England will look to end a long wait for tournament success at Euro 2020 this summer, with Gareth Southgate’s side having made a winning start after beating Croatia 1-0 on Sunday.
The Three Lions next face Scotland in a huge all-British clash on Friday evening, where victory will assure the nation’s place in the knockout stages and avoid the embarrassment of an early exit.
England have previously failed to reach the knockout rounds on six occasions at major tournaments, and we’ve decided to look back at some of their worst performances.
Here are the six times England failed to get out the group at a major tournament.
1980 – European Championship
After winning the World Cup on home soil in 1966 and ending the decade as one of the world’s best international sides, England suffered a sharp downturn in fortunes throughout the seventies, failing to qualify for four major tournaments in succession.
The Three Lions returned for the 1980 European Championship which was held in Italy, but their tournament proved short-lived as Ron Greenwood’s side exited at the group stage.
England had qualified in impressive fashion with seven wins from eight, whilst hopes were further raised following the success of English club sides in the European Cup, and the avoiding of holders Czechoslovakia and 1974 World Cup finalists the Netherlands and Germany.
England opened their tournament with a 1-1 draw with Belgium, before falling to host nation Italy as Marco Tardelli scored the only goal of the game.
The Three Lions rallied to beat Spain 2-1 courtesy of goals from Trevor Brooking and Tony Woodcock, but it was not enough to secure progress as a third-place finish ensured an early England elimination.
1982 – World Cup
Two years later and England suffered a second successive group stage exit at a major tournament, though this time returned home unbeaten in a World Cup format that include two group stages.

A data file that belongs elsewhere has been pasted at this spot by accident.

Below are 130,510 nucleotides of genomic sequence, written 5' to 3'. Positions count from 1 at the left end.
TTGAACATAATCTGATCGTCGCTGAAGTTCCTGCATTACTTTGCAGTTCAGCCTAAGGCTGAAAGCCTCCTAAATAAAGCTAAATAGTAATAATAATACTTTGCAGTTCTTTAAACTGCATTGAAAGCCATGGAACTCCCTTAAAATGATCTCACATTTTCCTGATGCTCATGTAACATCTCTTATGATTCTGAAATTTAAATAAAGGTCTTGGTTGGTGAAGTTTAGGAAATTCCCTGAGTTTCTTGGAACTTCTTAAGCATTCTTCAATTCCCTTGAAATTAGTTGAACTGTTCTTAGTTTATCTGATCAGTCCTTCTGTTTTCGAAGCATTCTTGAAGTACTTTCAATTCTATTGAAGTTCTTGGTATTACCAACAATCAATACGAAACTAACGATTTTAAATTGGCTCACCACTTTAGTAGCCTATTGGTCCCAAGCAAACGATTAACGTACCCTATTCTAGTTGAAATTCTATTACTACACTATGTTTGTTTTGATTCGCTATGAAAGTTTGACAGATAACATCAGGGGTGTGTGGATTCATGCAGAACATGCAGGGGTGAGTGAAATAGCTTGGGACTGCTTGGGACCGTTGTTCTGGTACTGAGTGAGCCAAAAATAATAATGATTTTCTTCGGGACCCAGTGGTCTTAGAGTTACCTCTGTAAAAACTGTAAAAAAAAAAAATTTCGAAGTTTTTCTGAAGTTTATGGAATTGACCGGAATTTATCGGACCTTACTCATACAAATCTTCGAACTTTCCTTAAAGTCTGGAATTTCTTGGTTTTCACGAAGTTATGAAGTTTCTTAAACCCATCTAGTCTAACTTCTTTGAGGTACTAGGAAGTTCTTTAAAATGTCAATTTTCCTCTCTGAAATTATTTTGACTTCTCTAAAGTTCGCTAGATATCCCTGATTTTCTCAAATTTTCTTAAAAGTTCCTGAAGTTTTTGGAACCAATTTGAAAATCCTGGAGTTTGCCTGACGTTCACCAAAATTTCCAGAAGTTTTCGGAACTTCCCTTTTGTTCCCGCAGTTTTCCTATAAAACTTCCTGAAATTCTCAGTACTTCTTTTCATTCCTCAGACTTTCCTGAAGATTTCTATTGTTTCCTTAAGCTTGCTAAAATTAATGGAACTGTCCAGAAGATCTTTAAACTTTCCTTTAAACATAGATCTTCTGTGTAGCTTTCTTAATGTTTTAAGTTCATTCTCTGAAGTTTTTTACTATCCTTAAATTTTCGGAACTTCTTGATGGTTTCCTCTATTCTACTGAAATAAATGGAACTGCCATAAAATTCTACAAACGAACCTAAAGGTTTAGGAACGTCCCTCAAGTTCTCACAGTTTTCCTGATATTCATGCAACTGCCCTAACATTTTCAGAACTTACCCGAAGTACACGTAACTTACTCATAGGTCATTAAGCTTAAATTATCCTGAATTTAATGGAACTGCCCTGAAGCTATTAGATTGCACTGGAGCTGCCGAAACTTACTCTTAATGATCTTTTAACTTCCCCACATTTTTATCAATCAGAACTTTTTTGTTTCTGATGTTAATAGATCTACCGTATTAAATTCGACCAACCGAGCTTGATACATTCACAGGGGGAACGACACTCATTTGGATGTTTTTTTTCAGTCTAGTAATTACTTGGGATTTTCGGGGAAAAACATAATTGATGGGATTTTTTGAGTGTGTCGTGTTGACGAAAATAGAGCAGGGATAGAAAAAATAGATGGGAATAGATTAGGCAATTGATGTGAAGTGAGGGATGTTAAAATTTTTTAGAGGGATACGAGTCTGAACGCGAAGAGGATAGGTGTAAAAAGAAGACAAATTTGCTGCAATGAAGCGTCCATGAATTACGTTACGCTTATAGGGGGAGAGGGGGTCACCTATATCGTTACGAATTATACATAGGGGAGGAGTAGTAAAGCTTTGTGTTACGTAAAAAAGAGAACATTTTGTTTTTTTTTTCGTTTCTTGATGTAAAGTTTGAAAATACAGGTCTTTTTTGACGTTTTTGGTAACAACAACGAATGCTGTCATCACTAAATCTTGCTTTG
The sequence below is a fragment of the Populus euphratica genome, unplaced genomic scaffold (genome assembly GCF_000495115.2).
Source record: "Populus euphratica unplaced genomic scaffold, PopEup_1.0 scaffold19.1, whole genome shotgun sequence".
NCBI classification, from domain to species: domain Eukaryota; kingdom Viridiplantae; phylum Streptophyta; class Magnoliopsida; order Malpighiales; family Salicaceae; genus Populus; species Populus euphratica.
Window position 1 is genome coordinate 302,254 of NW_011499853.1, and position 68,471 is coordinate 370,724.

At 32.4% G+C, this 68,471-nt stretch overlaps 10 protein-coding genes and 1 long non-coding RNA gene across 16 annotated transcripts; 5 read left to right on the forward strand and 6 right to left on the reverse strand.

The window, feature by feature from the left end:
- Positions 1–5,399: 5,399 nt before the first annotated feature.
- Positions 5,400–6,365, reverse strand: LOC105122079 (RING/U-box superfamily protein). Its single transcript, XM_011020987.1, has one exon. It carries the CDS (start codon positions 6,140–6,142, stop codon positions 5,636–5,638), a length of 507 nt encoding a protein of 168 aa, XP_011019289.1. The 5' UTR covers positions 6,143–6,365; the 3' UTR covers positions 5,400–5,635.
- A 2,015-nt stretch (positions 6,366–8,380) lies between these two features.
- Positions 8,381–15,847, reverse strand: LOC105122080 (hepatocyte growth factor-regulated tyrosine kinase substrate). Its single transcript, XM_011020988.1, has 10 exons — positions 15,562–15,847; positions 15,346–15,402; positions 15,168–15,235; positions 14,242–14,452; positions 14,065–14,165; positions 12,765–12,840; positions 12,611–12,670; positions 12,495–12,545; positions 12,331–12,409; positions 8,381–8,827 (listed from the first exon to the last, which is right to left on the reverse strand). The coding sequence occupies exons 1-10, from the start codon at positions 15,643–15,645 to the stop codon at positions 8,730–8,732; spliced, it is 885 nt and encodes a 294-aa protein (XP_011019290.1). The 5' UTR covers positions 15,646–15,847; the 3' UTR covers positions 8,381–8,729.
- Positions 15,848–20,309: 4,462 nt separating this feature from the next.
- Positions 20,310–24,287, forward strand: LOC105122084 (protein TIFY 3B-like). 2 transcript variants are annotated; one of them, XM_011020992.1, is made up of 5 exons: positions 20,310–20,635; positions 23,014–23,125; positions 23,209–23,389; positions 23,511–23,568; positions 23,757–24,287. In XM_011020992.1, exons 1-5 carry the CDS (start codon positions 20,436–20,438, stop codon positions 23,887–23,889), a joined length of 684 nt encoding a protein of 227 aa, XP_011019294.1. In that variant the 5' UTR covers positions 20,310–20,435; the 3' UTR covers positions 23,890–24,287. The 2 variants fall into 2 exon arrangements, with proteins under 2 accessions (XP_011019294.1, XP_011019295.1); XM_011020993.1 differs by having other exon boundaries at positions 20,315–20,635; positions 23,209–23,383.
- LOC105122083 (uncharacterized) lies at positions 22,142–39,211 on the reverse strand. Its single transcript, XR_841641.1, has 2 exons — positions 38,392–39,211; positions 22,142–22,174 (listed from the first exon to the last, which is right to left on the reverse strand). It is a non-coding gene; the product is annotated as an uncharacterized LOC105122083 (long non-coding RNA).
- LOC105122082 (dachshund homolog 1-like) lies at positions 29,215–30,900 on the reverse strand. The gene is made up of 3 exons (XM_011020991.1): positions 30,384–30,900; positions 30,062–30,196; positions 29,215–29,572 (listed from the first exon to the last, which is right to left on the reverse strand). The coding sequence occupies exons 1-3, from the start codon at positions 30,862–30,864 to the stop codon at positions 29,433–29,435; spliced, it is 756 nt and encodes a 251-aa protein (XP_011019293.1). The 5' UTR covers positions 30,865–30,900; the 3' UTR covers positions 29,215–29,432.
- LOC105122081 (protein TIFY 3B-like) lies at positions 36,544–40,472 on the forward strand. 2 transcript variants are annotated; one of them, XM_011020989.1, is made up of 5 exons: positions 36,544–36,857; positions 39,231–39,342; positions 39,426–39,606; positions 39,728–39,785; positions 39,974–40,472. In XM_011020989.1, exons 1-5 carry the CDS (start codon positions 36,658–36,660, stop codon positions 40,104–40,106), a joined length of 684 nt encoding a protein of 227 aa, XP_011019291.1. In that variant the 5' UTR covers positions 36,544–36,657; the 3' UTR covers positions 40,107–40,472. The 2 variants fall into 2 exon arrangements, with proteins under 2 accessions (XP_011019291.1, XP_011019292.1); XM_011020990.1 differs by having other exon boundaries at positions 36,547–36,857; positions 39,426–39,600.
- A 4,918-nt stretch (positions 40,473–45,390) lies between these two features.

Ron Greenwood’s side won each of their opening three fixtures against France, Czechoslovakia and Kuwait to progress from the first round, before goalless draws with West Germany and Spain saw the Three Lions fail to reach the knockout rounds.
West Germany’s 2-1 win over Spain saw them top a three-man group in the second stage, eventually reaching the final before suffering defeat to Italy at the Santiago Bernabeu in Madrid.
1988 – European Championship
England arrived at the 1988 European Championship with high expectations, though a combination of misfortune and poor performances culminated in a rather sorry showing in West Germany.
Sir Bobby Robson boasted a talented side who had qualified for the tournament in some style, though there was a reliance on Bryan Robson and Gary Lineker for goals and a centre-back pairing of Tony Adams and Mark Wright was inexperienced.
England were shocked in their group opener as tournament debutants Ireland secured a shock 1-0 win in the sapping heat of Stuttgart, whilst it was all over for the Three Lions after just two fixtures as a Marco van Basten hat-trick inspired the Netherlands to a thrilling 3-2 win.
Already down and out, England lost to eventual finalists Soviet Union in their final fixture to return home with no points, just two goals scored, and pride dented.